Although I’m not aware of any other plugins that build on the WXR importer through its APIAPI An API or Application Programming Interface is a software intermediary that allows programs to interact with each other and share data in limited, clearly defined ways., I nevertheless generated some PHPDoc API documentation using phpDocumentor 2, which might be handy if you decide to hook into this or reuse its components.

I’d love to hear your feedback on the interface, on the general experience using this importer, and any errors or warnings that you encounter. Thanks!

#importers, #migration-portability, #weekly-update

Post By Email Update: Horde library!

After much wailing and gnashing of teeth, I was finally able to get the Post By Email pluginPlugin A plugin is a piece of software containing a group of functions that can be added to a WordPress website. They can extend functionality or add new features to your WordPress websites. WordPress plugins are written in the PHP programming language and integrate seamlessly with WordPress. These can be free in the WordPress.org Plugin Directory https://wordpress.org/plugins/ or can be cost-based plugin from a third-party working against the Horde IMAP Client Library.

It’s a bit of a hack right now — I still need to clean up the code and pull a lot of it out into helper functions — but with this in place, I’ve laid the groundwork for supporting SSLSSL Secure Sockets Layer. Provides a secure means of sending data over the internet. Used for authenticated and private actions. and IMAP connections (without requiring PHPPHP The web scripting language in which WordPress is primarily architected. WordPress requires PHP 5.6.20 to be compiled with IMAP support).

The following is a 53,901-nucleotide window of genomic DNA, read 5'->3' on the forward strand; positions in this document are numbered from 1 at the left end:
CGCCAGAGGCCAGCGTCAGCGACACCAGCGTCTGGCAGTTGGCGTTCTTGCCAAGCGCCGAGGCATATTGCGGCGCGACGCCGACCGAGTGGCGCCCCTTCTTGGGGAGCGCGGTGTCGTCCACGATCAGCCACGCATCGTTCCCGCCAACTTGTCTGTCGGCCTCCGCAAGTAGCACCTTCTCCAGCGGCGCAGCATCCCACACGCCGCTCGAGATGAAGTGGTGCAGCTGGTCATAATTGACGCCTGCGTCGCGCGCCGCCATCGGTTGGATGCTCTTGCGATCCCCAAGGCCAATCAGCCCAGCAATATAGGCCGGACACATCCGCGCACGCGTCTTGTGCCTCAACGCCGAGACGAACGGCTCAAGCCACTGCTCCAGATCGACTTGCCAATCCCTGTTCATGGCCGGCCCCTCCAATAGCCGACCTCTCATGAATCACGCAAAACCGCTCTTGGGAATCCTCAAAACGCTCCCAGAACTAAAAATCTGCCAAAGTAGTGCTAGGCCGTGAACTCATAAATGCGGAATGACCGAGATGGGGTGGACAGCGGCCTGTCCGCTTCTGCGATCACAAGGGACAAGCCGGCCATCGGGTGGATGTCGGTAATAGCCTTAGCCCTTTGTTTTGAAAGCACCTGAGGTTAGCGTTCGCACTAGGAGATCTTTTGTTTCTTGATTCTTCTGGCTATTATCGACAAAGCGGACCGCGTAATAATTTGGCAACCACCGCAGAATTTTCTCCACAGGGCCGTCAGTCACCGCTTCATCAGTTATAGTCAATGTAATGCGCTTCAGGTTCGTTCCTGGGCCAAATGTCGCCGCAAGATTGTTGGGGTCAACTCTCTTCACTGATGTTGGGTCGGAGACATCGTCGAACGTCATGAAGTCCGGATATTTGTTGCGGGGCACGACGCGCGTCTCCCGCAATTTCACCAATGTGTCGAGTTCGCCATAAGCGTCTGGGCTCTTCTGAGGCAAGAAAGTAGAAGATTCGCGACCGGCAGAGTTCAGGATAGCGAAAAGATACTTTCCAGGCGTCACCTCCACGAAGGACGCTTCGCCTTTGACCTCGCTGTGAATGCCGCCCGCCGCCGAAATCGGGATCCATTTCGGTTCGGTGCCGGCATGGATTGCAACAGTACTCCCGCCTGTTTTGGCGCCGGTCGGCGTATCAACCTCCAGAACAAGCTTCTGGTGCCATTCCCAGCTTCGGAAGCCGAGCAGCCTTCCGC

A couple of technical oddities…

  • The Horde framework is massive, and while the IMAP library is available as a standalone PEAR package, it still has a ton of dependencies to the rest of Horde.  I solved the problem in a quick-and-dirty way by copying any missing files into the plugin’s includes directory.  Horde uses an autoloader to include the classes it needs; I’m planning to experiment with that, but for now I just wrote a wrapper (so I only have to include one file in the plugin class).  (Does anyone know whether autoloading plays nicely with WP?)
  • Instead of copying over the translationtranslation The process (or result) of changing text, words, and display formatting to support another language. Also see localization, internationalization. classes, I stubbed out one of them in a “bogus” way that uses WP’s translation functions instead.  Might poke around and see whether I can do this with any of the others, as well.

The good news is that, once I got this working, I was able to scrap the whole preexisting deal with reading each message line by line and processing it with (buggy) regexes… and move to letting Horde abstract parsing out headers, decoding MIME, etc.  This will also makemake A collection of P2 blogs at make.wordpress.org, which are the home to a number of contributor groups, including core development (make/core, formerly "wpdevel"), the UI working group (make/ui), translators (make/polyglots), the theme reviewers (make/themes), resources for plugin authors (make/plugins), and the accessibility working group (make/accessibility). it much easier to deal with HTMLHTML HyperText Markup Language. The semantic scripting language primarily used for outputting content in web browsers. emails, attachments, and so on in the future.

For now it still supports only POP3, but unlike the previous iteration, it doesn’t lose all the text and create blank posts — certainly an improvement.  🙂

Next steps: Refactor check_email into helper functions and add support for IMAP, then SSL connections.

#post-by-email, #weekly-update

Migration update: cron importer part 2

Hey everybody — I have good news and bad news.

Good news: I’ve finished porting all the individual import steps to the cron model and now have a mostly working frontend UIUI User interface (largely unchanged from the previous iteration of the importer) that utilizes it.